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LOW TEMPERATURE REFRIGERATION

LOW TEMPERATURE REFRIGERATION

LOW TEMPERATURE REFRIGERATION

(OP)
Looking to cycle an insulated room of size 15ft x 14ft x 8ft between 5deg F and 110deg F at 20 minutes interval.  The cycling will be continuous for about 48hrs. Any useful design hints on any refrigeration application or the use Nitrogen to get the 5deg F state will be appreciated.

RE: LOW TEMPERATURE REFRIGERATION

I can help you with this, but need to clarify a few things first to decide whether i'm up for it!!

Do you need help with the system mechanical design and eqiuipment selection only, or do you need help calcualting heating/cooling btu loads as well?

RE: LOW TEMPERATURE REFRIGERATION

(OP)
Just system machanical design and equipment selection on the cooling side if you will apply Nitrogen OR Just system design if using other method.

Thanks

RE: LOW TEMPERATURE REFRIGERATION

Sorry I didn't get back to you last night. I hope this information can be at least a little helpful to you on this project. I can only provide you some insight on possible options or methods you can persue.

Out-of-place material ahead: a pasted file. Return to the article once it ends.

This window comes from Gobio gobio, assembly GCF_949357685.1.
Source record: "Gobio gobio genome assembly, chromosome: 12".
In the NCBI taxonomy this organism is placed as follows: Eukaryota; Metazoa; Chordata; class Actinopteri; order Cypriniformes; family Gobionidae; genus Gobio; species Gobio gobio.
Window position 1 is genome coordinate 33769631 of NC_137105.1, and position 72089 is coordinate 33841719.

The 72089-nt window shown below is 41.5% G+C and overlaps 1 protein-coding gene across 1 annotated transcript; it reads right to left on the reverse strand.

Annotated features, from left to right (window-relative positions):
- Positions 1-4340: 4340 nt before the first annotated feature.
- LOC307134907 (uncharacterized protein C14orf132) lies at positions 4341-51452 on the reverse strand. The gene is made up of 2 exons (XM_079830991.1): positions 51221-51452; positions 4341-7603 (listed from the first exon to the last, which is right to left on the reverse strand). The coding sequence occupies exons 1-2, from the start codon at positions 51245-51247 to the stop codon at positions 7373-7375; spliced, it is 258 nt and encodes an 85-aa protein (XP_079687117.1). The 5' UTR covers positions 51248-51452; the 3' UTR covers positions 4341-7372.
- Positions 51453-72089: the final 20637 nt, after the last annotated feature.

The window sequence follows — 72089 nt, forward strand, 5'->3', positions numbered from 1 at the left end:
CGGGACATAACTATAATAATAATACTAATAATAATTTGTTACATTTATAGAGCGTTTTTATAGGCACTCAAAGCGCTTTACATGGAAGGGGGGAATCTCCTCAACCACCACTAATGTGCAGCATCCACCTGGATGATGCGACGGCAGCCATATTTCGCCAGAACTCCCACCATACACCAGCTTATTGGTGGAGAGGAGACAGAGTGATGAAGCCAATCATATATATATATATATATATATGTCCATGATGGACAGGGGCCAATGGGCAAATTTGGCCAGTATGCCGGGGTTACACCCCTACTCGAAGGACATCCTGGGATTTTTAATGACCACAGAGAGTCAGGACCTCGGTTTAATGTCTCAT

First, I am not aware of your position regarding this project, whether this is a job you have, need to bid, or one of your customers has asked you to inquire about. I assume from your post title, Perfect Air is an installation and service company, or mechanical contractor.

Second, what you need to accomplish is not just your simple or conventional - size, install, and startup type installation. There is an enormous amoount of considerations regarding this system in respect to the structural enclosure and insulation materials used for the room, The mechanical cooling system components, The 20 minute time constraints, and controls as well.

I have had the pleasure to be involved in many industrial low temp applications thoughout my career. Unfortunately, none of these has involved the use of nitrogen as the refrigerant. I was involved in a similar project years ago for a facility for testing anti-freeze requiring, a -40 degree booth and wind speeds in excess of 80 mph.